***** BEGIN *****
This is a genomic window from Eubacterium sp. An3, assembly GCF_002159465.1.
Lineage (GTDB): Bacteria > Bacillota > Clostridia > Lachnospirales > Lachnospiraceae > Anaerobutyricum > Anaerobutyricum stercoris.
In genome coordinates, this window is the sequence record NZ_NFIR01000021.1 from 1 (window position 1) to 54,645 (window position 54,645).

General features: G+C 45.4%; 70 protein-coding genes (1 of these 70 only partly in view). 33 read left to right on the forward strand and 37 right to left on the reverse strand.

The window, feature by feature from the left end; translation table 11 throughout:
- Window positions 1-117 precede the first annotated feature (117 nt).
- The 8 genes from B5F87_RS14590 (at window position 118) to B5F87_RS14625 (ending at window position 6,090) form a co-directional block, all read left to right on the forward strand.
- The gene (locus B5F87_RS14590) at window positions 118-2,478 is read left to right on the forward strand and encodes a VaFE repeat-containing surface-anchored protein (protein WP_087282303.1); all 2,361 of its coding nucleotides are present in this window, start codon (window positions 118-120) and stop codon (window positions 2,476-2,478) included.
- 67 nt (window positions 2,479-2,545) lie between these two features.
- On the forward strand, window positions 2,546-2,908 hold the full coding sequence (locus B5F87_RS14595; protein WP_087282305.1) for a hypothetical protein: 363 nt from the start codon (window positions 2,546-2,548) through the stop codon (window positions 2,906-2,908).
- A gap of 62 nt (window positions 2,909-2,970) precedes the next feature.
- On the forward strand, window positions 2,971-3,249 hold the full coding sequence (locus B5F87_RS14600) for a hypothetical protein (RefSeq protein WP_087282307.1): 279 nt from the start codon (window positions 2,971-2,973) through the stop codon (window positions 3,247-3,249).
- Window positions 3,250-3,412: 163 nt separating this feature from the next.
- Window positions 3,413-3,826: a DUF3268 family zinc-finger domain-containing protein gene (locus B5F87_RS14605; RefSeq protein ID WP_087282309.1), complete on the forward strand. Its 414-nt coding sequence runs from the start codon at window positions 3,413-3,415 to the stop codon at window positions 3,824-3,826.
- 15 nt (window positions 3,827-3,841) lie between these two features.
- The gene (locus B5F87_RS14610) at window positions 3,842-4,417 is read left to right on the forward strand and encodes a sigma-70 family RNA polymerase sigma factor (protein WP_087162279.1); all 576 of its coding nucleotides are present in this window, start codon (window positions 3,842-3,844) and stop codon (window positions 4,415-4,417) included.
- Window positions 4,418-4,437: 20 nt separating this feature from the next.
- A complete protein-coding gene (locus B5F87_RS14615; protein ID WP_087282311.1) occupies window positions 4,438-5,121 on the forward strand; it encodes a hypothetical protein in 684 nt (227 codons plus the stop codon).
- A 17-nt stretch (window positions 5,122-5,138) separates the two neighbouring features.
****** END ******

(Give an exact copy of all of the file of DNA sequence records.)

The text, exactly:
This is a genomic window from Eubacterium sp. An3, assembly GCF_002159465.1.
Lineage (GTDB): Bacteria > Bacillota > Clostridia > Lachnospirales > Lachnospiraceae > Anaerobutyricum > Anaerobutyricum stercoris.
In genome coordinates, this window is the sequence record NZ_NFIR01000021.1 from 1 (window position 1) to 54,645 (window position 54,645).

General features: G+C 45.4%; 70 protein-coding genes (1 of these 70 only partly in view). 33 read left to right on the forward strand and 37 right to left on the reverse strand.

The window, feature by feature from the left end; translation table 11 throughout:
- Window positions 1-117 precede the first annotated feature (117 nt).
- The 8 genes from B5F87_RS14590 (at window position 118) to B5F87_RS14625 (ending at window position 6,090) form a co-directional block, all read left to right on the forward strand.
- The gene (locus B5F87_RS14590) at window positions 118-2,478 is read left to right on the forward strand and encodes a VaFE repeat-containing surface-anchored protein (protein WP_087282303.1); all 2,361 of its coding nucleotides are present in this window, start codon (window positions 118-120) and stop codon (window positions 2,476-2,478) included.
- 67 nt (window positions 2,479-2,545) lie between these two features.
- On the forward strand, window positions 2,546-2,908 hold the full coding sequence (locus B5F87_RS14595; protein WP_087282305.1) for a hypothetical protein: 363 nt from the start codon (window positions 2,546-2,548) through the stop codon (window positions 2,906-2,908).
- A gap of 62 nt (window positions 2,909-2,970) precedes the next feature.
- On the forward strand, window positions 2,971-3,249 hold the full coding sequence (locus B5F87_RS14600) for a hypothetical protein (RefSeq protein WP_087282307.1): 279 nt from the start codon (window positions 2,971-2,973) through the stop codon (window positions 3,247-3,249).
- Window positions 3,250-3,412: 163 nt separating this feature from the next.
- Window positions 3,413-3,826: a DUF3268 family zinc-finger domain-containing protein gene (locus B5F87_RS14605; RefSeq protein ID WP_087282309.1), complete on the forward strand. Its 414-nt coding sequence runs from the start codon at window positions 3,413-3,415 to the stop codon at window positions 3,824-3,826.
- 15 nt (window positions 3,827-3,841) lie between these two features.
- The gene (locus B5F87_RS14610) at window positions 3,842-4,417 is read left to right on the forward strand and encodes a sigma-70 family RNA polymerase sigma factor (protein WP_087162279.1); all 576 of its coding nucleotides are present in this window, start codon (window positions 3,842-3,844) and stop codon (window positions 4,415-4,417) included.
- Window positions 4,418-4,437: 20 nt separating this feature from the next.
- A complete protein-coding gene (locus B5F87_RS14615; protein ID WP_087282311.1) occupies window positions 4,438-5,121 on the forward strand; it encodes a hypothetical protein in 684 nt (227 codons plus the stop codon).
- A 17-nt stretch (window positions 5,122-5,138) separates the two neighbouring features.